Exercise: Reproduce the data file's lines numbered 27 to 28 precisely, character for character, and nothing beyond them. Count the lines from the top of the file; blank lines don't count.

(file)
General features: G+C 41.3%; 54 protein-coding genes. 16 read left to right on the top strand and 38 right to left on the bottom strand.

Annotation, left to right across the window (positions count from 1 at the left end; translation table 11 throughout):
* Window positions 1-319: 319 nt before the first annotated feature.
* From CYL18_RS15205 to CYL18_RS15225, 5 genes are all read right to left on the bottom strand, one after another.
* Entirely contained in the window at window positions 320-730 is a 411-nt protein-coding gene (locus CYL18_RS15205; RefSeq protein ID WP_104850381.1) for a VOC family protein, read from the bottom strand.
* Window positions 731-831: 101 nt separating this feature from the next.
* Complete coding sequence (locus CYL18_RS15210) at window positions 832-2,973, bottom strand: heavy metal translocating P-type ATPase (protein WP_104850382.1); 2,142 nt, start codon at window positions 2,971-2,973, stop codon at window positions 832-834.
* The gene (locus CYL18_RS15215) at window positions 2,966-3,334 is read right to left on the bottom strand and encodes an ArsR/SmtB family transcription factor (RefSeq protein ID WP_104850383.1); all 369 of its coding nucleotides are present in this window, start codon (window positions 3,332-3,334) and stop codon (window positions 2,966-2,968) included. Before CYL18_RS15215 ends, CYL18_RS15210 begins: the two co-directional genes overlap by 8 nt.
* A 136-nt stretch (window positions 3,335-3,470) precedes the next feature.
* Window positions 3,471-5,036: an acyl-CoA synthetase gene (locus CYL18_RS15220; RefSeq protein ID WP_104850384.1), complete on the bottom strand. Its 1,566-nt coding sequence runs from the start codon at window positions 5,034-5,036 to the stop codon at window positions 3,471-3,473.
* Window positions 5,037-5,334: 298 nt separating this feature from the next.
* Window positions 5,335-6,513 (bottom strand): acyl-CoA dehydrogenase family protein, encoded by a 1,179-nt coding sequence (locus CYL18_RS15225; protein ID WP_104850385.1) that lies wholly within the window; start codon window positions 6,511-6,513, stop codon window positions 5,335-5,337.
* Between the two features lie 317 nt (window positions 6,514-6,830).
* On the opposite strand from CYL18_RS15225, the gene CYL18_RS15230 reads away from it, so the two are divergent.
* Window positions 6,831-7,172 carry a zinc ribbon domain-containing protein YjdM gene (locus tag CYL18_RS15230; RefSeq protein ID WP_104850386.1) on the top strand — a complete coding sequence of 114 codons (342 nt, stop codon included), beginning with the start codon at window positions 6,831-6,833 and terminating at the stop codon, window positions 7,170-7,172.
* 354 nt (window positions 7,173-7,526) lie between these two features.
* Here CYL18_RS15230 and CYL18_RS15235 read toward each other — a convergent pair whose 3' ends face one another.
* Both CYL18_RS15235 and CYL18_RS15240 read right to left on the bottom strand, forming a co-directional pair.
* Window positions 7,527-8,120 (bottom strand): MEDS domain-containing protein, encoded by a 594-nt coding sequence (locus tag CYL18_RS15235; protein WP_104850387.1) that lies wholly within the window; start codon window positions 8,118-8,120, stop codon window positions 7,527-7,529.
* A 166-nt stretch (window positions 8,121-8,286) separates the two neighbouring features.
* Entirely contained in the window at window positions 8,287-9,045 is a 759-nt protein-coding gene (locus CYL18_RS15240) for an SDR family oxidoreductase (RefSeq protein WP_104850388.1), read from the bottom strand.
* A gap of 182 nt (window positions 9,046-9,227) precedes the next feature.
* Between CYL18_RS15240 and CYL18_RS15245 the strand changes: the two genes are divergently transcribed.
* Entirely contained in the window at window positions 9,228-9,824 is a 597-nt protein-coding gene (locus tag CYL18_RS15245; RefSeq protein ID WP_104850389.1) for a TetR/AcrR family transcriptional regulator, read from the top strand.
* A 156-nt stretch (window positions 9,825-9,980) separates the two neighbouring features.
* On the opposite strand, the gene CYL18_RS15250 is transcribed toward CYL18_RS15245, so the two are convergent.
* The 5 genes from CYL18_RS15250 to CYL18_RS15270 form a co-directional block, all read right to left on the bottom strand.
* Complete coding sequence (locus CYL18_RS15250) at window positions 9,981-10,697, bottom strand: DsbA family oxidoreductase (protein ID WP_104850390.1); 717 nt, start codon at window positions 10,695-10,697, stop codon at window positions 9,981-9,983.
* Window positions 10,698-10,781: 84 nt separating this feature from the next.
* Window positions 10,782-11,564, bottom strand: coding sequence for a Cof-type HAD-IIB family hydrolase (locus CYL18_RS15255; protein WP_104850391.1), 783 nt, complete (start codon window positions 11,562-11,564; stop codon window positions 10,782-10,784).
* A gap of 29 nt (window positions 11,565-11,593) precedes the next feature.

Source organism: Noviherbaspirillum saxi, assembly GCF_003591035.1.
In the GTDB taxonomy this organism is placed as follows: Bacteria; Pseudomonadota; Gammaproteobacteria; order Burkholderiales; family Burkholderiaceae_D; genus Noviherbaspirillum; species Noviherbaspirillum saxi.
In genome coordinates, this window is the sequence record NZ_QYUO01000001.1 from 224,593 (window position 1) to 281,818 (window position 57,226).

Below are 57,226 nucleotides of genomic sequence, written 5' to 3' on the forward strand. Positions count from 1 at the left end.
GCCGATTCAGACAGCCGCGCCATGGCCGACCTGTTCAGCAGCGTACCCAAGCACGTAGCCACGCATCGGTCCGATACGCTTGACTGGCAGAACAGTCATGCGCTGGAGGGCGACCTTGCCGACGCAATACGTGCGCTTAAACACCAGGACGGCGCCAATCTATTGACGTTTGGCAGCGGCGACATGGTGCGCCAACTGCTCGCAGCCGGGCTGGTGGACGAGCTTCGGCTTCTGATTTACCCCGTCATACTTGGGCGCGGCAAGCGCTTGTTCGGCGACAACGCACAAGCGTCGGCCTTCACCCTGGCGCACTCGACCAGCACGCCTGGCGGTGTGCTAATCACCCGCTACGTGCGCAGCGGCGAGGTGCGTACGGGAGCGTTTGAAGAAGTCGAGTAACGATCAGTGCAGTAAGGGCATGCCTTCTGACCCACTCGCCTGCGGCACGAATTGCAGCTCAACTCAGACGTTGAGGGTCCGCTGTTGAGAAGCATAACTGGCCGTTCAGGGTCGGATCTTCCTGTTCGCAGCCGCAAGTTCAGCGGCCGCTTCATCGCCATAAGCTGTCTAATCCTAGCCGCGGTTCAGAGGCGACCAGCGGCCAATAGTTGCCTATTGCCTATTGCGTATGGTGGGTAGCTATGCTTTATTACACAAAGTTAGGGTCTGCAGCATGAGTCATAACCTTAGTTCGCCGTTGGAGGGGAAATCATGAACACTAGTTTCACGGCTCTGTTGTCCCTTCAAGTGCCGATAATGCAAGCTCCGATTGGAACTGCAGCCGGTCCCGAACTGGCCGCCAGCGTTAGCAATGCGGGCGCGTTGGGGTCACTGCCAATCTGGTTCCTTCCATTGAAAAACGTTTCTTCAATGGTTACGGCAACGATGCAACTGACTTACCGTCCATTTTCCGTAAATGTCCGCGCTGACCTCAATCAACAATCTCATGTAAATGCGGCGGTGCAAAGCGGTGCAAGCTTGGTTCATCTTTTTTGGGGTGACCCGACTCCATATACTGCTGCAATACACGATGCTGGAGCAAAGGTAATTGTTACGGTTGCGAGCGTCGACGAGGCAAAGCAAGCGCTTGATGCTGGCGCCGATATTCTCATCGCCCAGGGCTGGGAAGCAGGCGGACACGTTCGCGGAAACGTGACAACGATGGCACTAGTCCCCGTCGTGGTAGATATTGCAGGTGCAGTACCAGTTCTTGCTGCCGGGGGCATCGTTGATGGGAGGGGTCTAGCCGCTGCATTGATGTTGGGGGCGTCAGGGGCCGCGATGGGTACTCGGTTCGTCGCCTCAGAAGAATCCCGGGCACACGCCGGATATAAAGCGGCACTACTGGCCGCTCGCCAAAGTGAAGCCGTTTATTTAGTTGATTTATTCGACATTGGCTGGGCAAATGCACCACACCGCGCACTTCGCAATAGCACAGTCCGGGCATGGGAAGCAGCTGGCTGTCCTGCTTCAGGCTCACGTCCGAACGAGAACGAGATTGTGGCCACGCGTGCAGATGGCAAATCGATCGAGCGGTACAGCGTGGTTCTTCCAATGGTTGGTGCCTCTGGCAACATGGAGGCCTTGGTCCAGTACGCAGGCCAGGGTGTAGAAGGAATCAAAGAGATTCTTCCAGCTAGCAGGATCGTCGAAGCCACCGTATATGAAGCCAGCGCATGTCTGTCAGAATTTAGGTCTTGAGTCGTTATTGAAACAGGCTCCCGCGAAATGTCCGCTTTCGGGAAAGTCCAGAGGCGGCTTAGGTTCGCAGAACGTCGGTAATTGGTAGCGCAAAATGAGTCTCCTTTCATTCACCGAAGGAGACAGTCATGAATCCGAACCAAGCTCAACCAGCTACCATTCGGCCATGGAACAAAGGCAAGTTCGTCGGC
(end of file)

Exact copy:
* The 5 genes from CYL18_RS15250 to CYL18_RS15270 form a co-directional block, all read right to left on the bottom strand.
* Complete coding sequence (locus CYL18_RS15250) at window positions 9,981-10,697, bottom strand: DsbA family oxidoreductase (protein ID WP_104850390.1); 717 nt, start codon at window positions 10,695-10,697, stop codon at window positions 9,981-9,983.